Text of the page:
Sharing collections in Postman can significantly enhance your API development workflow by promoting collaboration, ensuring consistency, improving efficiency, facilitating knowledge sharing, and providing version control. It’s a powerful feature that can benefit both small and large teams.

Sharing Collections in Postman

Now, let’s get to the heart of the matter: sharing collections. Sharing your collections in Postman is straightforward and can be a game-changer for team collaboration.

Before you can share a collection, you need to create one. You can do this by clicking on the “New Collection” button in the Postman app.

Create New Collection in postman

Add your requests, and voila! You have a collection.

Add your requests

To share your collection, click on the “…” next to your collection’s name and select “Share”. You’ll then have the option to share the collection with a workspace or a team member.

Click share buttons in postman

You’ll then have the option to share the collection with a workspace or a team member.

share the collection with a workspace or a team member.

Once your collection is shared, your team members can access it, run the requests, and even contribute to it. This collaborative approach can significantly speed up API development and testing.

Share Apidog project

In Apidog, a Collection in Postman corresponds to a Project. Thus, variables within a Postman Collection are equivalent to global variables in an Apidog project. The Postman API uses variables to store the front URL (usually a domain name), while the front URL of Apidog is stored independently in the “Service” in "Environment Management".


Open your Apidog project and Switch to the Share Docs interface. Click on the "+New" button to create a new share.

Share Docs interface in Apidog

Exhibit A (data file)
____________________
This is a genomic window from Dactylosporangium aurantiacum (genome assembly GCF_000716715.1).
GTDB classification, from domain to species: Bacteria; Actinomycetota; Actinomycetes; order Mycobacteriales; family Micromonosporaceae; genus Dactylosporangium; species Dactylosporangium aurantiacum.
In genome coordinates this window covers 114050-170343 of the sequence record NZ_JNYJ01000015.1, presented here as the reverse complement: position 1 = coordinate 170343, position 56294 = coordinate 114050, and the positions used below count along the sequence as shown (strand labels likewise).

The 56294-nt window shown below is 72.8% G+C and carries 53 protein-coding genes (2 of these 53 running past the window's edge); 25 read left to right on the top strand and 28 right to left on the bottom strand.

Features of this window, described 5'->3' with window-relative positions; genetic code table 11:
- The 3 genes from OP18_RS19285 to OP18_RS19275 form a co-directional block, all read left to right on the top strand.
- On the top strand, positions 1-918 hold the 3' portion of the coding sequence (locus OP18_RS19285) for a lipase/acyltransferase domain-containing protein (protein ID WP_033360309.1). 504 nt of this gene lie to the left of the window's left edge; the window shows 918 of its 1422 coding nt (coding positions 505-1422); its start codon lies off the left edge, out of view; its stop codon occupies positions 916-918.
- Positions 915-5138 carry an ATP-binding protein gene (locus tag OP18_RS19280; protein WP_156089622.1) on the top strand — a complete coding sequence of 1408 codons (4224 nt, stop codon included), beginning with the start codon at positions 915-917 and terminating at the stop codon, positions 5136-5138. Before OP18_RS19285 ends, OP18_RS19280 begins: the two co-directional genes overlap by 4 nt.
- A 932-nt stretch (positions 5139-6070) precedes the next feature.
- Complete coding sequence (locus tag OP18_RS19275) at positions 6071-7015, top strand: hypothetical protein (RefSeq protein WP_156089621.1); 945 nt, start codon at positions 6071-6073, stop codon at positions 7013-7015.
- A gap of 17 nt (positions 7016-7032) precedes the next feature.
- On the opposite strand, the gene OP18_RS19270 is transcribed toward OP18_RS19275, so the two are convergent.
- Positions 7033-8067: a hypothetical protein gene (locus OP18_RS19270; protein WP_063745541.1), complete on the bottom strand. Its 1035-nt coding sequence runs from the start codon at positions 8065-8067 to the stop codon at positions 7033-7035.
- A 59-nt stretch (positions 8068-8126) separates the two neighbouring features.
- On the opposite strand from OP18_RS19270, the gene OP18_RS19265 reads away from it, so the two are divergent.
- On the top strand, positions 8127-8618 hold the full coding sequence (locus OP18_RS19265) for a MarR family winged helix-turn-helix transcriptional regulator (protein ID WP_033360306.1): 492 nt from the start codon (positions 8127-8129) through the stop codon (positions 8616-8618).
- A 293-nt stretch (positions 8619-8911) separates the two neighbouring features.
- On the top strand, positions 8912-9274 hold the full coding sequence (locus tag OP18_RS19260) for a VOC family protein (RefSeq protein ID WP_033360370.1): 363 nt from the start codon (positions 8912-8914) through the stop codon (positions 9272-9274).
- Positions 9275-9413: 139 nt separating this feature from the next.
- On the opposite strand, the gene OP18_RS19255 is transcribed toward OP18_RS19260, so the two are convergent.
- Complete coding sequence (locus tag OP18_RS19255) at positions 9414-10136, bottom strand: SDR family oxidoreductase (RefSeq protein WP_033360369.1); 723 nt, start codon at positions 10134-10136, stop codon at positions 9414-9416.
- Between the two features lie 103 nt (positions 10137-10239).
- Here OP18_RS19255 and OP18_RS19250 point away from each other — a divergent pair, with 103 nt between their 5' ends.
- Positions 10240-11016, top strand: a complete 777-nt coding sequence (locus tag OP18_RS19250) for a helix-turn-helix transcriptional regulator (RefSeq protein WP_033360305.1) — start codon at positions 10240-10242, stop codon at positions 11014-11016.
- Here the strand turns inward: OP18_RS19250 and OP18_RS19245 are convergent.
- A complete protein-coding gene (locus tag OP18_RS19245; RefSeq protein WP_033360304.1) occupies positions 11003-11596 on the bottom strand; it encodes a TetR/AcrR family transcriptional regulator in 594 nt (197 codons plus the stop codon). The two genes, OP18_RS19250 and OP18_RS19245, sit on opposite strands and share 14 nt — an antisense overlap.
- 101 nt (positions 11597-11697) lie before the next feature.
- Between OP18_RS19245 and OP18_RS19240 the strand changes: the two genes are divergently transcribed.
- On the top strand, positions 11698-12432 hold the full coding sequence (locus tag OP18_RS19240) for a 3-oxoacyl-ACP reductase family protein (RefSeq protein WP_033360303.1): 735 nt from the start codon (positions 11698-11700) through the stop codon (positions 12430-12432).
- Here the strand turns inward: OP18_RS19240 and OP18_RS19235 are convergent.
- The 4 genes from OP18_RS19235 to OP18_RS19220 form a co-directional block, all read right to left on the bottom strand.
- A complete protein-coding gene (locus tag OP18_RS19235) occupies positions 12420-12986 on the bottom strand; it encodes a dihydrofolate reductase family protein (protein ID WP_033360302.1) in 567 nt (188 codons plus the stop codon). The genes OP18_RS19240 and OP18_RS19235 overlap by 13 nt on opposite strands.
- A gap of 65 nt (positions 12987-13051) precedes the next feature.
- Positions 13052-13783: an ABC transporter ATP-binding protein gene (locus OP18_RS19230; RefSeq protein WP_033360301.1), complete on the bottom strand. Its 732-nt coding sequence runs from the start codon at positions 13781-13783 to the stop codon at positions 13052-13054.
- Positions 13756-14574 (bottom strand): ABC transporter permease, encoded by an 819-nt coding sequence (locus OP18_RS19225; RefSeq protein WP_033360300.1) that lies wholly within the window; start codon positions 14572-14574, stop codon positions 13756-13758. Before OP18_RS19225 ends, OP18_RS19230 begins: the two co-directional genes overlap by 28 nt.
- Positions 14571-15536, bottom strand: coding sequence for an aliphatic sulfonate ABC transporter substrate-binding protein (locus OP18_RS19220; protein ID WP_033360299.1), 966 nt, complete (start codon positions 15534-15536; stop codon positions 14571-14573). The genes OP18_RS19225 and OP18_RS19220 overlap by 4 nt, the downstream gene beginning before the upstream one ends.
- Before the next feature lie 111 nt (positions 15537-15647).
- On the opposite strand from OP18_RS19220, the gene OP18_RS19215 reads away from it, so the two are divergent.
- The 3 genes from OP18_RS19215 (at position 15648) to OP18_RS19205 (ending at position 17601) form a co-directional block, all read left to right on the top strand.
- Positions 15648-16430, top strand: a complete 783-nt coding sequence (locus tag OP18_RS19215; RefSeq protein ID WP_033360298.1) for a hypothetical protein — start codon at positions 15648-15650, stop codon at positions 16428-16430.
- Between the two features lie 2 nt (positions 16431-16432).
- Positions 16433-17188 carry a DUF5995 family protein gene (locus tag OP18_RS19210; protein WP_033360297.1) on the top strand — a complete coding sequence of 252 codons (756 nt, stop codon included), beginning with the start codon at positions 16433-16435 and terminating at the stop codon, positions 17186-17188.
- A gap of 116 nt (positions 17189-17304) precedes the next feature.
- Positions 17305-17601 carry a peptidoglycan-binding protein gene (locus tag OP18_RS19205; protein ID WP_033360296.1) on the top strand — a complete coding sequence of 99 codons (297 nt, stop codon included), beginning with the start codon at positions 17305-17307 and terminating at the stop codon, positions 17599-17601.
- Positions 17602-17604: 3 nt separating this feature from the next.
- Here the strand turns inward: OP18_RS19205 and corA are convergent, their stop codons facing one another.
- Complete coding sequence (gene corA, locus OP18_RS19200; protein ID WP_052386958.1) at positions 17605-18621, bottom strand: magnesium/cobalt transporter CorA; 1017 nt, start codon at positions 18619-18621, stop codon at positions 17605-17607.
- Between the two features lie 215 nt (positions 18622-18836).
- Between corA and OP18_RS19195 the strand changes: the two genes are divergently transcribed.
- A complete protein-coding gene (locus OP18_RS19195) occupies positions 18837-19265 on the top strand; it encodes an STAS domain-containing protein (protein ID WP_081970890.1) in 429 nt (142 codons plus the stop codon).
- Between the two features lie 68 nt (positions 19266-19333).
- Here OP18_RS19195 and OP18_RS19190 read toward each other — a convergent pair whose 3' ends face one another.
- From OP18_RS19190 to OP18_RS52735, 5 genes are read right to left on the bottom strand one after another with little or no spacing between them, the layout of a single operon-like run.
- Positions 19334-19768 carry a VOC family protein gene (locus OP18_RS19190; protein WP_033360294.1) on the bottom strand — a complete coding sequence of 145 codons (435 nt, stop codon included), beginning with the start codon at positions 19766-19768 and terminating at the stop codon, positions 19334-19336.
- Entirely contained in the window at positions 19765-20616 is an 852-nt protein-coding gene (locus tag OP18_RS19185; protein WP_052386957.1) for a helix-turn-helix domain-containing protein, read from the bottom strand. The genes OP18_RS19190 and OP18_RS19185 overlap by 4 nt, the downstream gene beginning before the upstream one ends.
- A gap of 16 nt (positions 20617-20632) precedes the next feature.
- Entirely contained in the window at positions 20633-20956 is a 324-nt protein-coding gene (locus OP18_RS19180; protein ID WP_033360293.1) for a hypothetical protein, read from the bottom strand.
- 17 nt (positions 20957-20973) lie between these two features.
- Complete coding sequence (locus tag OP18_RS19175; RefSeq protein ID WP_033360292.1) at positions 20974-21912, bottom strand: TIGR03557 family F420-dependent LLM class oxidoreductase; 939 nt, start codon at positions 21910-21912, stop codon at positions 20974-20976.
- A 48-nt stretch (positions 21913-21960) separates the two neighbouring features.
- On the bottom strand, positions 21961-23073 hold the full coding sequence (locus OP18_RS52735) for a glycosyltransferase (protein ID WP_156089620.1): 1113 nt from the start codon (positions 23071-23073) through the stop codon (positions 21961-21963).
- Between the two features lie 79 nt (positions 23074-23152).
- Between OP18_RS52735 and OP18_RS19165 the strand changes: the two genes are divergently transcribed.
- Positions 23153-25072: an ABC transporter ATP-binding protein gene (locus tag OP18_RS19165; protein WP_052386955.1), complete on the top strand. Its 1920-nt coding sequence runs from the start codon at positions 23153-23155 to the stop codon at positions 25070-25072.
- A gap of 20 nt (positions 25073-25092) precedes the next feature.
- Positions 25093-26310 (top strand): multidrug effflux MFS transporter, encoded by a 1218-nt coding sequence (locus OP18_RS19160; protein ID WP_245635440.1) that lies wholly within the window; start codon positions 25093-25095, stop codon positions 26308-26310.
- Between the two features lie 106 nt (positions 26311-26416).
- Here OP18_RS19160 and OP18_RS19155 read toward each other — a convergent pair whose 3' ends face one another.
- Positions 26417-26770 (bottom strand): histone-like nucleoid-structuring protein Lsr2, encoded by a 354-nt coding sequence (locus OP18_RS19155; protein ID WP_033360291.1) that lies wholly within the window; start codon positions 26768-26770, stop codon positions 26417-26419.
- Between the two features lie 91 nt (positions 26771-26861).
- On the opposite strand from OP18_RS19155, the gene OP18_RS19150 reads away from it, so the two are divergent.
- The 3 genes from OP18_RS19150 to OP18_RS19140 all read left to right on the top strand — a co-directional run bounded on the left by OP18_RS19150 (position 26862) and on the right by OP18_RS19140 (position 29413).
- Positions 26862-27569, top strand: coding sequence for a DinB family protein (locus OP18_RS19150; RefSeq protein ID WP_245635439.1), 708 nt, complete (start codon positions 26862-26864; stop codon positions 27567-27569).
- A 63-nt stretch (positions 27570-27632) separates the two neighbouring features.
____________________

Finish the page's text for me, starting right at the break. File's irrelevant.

Add all the details and the configuration

Apidog Share docs Configuration details

The online document supports share the entire directory. Select the corresponding group to open the entire directory sharing, and the group will automatically synchronize to the online document after modification. Of course, if you do not want the online document to synchronize your modifications in real time, you can choose not to enable it.

Select directory to share in Apidog

After the setting is complete, copy the link to share with team members.

copy the link to share with team members

The main purpose of custom share is for quick sharing within a small group. Each project can have multiple shares, and each share can have different content and permissions.


Sharing collections in Postman and sharing documentation in Apidog are both powerful features that significantly enhance the collaborative experience in API development. These tools not only streamline the process of testing and debugging but also ensure that all team members have access to the most up-to-date versions of API collections and documentation.

By leveraging these features, teams can work more efficiently, reduce miscommunication, and ultimately deliver higher quality APIs. Remember, a well-documented API is not just a reference guide. It’s a gateway for developers to understand, work with, and even contribute to your API, thereby fostering a robust and innovative developer ecosystem. Happy sharing and documenting!